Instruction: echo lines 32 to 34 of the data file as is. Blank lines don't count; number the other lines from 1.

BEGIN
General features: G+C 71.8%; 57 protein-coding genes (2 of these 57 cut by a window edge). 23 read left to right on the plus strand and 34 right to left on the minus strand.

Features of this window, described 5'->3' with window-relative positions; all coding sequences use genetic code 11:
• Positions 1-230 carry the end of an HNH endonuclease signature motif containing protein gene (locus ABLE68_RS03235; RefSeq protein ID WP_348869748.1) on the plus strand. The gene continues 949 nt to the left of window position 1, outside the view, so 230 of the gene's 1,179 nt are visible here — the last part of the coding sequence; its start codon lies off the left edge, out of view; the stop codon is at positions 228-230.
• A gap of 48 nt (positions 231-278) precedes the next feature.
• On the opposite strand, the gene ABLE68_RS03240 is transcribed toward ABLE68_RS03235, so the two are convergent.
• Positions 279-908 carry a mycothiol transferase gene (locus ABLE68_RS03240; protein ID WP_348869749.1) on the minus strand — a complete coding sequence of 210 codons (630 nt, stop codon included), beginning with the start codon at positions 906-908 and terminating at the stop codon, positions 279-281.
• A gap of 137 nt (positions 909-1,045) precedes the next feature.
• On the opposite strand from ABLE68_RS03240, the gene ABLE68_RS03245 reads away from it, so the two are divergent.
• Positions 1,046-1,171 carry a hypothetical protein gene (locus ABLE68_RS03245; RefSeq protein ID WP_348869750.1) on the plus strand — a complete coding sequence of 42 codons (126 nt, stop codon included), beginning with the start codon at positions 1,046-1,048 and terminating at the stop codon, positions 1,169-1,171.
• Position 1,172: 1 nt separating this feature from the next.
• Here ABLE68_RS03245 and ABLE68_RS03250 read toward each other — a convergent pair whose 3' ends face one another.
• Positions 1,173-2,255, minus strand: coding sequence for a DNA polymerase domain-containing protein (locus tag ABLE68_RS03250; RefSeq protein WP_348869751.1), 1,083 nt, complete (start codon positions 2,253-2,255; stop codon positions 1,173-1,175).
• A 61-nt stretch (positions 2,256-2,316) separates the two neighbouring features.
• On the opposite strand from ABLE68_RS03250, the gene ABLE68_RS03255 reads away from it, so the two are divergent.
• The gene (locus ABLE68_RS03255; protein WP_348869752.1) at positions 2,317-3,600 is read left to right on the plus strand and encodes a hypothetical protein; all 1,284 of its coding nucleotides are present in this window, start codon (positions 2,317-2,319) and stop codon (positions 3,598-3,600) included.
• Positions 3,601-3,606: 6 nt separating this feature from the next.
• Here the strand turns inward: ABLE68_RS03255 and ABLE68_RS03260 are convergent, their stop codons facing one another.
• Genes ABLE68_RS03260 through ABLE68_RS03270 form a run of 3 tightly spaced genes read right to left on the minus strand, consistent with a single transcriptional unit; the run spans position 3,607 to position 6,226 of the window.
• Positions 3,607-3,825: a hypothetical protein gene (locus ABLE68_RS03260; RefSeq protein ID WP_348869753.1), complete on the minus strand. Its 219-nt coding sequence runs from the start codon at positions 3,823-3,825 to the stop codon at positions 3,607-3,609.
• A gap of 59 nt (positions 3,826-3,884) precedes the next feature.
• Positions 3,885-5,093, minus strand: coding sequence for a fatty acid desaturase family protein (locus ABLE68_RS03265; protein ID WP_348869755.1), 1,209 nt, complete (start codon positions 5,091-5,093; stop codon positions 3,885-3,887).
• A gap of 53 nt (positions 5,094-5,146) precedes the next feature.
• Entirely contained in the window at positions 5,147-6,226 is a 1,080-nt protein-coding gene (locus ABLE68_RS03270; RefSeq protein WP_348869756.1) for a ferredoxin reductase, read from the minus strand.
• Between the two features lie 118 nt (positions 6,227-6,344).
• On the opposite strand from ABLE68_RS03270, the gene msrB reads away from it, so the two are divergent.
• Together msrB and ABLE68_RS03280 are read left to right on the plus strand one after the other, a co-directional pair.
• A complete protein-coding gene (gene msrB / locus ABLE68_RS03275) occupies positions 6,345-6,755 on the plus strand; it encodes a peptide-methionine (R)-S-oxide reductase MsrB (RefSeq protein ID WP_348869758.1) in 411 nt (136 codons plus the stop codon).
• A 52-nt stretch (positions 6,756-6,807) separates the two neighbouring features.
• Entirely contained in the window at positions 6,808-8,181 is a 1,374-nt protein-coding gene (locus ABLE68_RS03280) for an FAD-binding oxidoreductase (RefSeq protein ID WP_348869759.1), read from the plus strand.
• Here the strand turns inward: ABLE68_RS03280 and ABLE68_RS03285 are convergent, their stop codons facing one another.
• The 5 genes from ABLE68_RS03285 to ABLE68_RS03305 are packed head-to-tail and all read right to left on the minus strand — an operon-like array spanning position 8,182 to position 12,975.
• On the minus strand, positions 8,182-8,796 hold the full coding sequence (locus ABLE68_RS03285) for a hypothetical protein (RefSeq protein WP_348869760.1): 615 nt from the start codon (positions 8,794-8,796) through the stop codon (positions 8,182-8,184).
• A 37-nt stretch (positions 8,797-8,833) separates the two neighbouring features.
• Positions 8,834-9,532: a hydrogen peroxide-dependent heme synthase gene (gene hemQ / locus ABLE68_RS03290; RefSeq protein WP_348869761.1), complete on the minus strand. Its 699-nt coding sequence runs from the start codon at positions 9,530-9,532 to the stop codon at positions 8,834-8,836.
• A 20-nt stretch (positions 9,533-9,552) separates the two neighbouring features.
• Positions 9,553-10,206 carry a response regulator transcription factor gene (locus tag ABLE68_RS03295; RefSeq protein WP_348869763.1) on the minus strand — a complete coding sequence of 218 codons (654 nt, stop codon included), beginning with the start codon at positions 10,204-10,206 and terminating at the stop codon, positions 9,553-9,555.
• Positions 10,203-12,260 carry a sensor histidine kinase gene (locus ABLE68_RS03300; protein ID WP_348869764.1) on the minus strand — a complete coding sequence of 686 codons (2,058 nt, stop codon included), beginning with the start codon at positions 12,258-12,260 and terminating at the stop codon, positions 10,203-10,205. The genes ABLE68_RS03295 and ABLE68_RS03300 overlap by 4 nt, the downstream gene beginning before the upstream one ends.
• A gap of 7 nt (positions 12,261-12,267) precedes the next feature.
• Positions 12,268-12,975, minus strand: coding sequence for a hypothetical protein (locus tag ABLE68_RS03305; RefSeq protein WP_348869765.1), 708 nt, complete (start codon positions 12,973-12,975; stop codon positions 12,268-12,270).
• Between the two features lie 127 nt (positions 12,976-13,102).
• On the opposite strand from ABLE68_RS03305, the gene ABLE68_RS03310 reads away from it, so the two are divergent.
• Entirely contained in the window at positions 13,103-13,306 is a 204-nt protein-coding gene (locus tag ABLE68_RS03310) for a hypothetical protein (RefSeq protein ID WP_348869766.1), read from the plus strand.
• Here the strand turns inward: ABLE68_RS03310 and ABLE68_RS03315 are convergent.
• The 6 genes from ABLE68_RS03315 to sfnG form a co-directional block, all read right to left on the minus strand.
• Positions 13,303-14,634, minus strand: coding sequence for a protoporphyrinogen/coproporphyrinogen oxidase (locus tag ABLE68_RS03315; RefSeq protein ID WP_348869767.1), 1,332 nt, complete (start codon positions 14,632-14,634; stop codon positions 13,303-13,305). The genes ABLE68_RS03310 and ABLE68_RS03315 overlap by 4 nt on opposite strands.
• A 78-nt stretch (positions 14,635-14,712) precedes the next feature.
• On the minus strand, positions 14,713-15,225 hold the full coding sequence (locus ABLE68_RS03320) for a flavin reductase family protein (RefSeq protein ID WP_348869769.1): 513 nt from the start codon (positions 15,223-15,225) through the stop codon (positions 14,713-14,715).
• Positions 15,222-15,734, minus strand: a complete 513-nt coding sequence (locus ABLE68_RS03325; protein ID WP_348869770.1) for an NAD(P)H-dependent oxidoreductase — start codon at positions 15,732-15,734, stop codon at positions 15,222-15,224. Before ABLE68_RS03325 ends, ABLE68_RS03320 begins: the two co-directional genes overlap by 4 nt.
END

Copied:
• On the minus strand, positions 8,182-8,796 hold the full coding sequence (locus ABLE68_RS03285) for a hypothetical protein (RefSeq protein WP_348869760.1): 615 nt from the start codon (positions 8,794-8,796) through the stop codon (positions 8,182-8,184).
• A 37-nt stretch (positions 8,797-8,833) separates the two neighbouring features.
• Positions 8,834-9,532: a hydrogen peroxide-dependent heme synthase gene (gene hemQ / locus ABLE68_RS03290; RefSeq protein WP_348869761.1), complete on the minus strand. Its 699-nt coding sequence runs from the start codon at positions 9,530-9,532 to the stop codon at positions 8,834-8,836.